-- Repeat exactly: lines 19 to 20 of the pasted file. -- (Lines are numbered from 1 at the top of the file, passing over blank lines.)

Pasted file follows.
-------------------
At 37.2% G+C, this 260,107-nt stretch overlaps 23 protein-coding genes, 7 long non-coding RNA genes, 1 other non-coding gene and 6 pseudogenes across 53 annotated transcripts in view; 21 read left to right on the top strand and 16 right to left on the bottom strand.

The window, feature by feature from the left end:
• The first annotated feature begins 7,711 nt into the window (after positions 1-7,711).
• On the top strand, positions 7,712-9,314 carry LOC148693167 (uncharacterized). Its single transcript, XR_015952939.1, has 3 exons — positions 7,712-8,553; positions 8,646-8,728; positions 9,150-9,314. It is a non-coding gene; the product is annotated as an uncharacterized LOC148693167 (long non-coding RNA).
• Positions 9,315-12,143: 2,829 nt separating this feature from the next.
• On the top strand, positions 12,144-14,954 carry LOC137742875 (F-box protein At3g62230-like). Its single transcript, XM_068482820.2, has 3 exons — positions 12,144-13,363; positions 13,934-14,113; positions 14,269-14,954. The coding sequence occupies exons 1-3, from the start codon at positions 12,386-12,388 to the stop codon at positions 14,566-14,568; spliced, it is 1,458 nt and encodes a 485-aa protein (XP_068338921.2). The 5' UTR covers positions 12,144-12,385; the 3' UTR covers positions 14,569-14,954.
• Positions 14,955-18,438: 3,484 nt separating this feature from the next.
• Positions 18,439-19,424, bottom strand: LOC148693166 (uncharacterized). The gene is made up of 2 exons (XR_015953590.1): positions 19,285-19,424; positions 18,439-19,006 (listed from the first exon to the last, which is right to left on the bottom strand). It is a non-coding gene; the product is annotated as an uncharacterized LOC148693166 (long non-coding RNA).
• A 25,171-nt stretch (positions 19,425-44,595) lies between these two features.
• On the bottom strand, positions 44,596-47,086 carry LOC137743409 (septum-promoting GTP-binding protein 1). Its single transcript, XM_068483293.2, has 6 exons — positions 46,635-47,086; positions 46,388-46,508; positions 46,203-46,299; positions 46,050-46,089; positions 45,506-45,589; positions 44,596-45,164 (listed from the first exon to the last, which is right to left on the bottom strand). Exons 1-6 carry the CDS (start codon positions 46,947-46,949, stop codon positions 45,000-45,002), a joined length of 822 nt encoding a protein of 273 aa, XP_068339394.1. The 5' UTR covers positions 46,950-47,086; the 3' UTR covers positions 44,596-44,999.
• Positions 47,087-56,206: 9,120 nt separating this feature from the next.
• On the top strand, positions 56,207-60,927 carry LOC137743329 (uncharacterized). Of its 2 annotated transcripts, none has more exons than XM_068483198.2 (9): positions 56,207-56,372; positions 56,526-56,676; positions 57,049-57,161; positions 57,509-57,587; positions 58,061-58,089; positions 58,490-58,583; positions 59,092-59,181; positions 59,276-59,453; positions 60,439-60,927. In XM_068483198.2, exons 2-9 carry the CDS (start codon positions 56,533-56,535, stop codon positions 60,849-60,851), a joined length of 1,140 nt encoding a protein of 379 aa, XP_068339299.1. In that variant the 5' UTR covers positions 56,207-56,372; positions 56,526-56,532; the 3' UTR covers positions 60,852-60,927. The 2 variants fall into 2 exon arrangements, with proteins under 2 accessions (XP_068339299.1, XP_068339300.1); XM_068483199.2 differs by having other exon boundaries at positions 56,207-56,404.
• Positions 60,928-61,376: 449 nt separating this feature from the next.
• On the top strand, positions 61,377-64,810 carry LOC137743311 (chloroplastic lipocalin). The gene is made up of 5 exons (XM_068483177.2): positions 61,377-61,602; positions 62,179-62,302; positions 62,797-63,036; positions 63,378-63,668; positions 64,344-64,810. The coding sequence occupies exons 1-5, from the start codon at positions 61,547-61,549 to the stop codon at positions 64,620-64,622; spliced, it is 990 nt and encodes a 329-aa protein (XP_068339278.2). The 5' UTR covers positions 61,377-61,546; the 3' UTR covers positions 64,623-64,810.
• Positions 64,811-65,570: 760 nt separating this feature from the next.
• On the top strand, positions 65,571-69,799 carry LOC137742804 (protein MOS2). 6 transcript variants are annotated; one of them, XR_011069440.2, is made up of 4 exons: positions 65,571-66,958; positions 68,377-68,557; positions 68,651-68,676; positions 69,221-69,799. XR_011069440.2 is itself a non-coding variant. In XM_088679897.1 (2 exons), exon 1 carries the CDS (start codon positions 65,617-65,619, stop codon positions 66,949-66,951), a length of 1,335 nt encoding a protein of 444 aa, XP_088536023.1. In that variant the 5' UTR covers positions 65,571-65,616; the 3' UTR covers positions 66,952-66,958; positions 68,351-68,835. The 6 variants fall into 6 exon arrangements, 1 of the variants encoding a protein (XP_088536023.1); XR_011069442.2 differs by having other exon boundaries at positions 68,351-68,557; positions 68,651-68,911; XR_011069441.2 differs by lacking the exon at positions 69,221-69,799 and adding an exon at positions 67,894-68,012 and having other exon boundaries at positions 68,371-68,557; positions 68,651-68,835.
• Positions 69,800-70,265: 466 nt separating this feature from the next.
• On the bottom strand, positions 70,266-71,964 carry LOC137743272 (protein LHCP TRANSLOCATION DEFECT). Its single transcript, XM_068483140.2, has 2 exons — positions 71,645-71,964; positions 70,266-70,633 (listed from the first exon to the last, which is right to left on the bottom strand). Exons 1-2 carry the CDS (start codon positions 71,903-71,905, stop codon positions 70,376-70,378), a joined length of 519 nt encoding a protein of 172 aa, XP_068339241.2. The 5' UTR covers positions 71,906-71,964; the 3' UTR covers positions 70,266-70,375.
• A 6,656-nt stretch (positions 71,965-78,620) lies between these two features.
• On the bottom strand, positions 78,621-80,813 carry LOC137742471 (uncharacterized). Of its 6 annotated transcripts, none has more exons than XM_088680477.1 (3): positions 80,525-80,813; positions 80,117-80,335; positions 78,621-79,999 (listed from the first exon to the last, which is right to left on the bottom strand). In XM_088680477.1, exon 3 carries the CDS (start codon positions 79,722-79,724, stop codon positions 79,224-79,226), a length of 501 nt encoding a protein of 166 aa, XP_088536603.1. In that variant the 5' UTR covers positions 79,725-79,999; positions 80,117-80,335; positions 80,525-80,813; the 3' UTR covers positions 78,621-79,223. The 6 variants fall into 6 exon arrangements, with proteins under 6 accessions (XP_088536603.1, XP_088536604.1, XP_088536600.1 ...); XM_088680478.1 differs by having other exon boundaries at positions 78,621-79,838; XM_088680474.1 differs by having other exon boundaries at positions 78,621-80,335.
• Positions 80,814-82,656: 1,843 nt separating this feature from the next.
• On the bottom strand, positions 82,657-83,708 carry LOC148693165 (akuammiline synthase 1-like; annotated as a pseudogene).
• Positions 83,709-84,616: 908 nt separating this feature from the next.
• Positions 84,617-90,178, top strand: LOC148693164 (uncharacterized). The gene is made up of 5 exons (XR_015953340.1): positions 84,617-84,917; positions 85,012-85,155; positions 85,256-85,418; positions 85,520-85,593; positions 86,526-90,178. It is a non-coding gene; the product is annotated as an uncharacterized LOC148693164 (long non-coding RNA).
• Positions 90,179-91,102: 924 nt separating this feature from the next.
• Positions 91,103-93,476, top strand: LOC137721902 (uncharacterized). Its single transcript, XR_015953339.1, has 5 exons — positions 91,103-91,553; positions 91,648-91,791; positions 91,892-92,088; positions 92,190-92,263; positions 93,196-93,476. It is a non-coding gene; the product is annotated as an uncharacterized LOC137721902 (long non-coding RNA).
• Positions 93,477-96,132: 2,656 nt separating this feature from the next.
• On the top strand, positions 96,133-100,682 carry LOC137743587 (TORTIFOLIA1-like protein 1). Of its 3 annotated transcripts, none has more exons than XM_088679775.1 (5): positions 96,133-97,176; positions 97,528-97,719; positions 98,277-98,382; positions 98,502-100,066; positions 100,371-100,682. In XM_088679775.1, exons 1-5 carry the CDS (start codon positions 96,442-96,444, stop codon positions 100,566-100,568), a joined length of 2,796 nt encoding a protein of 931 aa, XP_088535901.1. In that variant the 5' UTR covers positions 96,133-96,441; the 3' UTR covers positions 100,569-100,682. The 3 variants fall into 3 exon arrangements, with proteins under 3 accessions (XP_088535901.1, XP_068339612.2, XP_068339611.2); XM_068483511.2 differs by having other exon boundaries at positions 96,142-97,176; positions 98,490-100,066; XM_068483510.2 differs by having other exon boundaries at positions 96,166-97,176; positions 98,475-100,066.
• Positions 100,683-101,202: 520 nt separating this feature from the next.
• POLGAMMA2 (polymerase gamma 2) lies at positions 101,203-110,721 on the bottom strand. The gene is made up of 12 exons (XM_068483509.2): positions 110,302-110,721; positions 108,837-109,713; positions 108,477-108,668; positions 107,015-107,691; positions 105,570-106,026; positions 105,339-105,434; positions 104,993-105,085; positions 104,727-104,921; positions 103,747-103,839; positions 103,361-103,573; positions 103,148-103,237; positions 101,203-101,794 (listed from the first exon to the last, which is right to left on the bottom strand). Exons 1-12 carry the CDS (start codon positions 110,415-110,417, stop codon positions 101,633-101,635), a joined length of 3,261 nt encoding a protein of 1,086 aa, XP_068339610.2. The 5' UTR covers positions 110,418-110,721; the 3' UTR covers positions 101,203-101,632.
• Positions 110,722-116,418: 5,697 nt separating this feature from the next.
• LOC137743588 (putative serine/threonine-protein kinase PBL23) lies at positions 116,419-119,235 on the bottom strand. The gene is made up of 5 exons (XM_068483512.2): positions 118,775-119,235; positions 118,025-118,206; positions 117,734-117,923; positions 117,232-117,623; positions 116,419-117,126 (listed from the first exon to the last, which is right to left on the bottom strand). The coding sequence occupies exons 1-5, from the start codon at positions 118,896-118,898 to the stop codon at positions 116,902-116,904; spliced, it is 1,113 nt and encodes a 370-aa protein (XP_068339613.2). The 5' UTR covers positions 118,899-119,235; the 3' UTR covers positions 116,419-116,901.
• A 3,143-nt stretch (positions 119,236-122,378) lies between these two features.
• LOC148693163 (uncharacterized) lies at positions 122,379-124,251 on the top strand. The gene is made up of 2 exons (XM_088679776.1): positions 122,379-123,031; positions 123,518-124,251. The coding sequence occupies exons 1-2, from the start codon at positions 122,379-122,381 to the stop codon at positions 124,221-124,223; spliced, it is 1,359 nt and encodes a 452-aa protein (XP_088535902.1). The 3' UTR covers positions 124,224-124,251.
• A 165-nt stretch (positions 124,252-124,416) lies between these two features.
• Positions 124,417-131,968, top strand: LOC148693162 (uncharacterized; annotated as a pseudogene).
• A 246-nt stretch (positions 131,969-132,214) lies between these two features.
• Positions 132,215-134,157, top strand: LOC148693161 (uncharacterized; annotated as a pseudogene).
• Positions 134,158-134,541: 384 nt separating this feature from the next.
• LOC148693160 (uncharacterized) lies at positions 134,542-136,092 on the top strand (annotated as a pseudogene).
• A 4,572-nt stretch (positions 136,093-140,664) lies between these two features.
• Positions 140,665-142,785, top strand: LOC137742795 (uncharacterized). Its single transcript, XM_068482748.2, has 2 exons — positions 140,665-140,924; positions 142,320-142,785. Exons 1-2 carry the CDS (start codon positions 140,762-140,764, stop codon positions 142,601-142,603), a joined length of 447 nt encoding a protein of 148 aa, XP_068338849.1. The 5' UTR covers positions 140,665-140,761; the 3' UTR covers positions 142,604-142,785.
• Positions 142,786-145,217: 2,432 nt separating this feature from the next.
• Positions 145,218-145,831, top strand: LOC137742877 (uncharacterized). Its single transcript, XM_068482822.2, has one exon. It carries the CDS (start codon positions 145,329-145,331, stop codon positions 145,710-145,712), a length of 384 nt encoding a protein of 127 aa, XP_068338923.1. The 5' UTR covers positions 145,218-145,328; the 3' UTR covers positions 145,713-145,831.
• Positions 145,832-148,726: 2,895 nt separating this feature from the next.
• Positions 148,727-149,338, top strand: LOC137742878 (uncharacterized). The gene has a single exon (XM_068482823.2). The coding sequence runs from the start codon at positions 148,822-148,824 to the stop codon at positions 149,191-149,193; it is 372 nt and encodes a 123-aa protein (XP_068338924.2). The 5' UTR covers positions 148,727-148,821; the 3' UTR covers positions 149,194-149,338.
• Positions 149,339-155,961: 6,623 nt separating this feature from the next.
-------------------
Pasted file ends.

• A 6,656-nt stretch (positions 71,965-78,620) lies between these two features.
• On the bottom strand, positions 78,621-80,813 carry LOC137742471 (uncharacterized). Of its 6 annotated transcripts, none has more exons than XM_088680477.1 (3): positions 80,525-80,813; positions 80,117-80,335; positions 78,621-79,999 (listed from the first exon to the last, which is right to left on the bottom strand). In XM_088680477.1, exon 3 carries the CDS (start codon positions 79,722-79,724, stop codon positions 79,224-79,226), a length of 501 nt encoding a protein of 166 aa, XP_088536603.1. In that variant the 5' UTR covers positions 79,725-79,999; positions 80,117-80,335; positions 80,525-80,813; the 3' UTR covers positions 78,621-79,223. The 6 variants fall into 6 exon arrangements, with proteins under 6 accessions (XP_088536603.1, XP_088536604.1, XP_088536600.1 ...); XM_088680478.1 differs by having other exon boundaries at positions 78,621-79,838; XM_088680474.1 differs by having other exon boundaries at positions 78,621-80,335.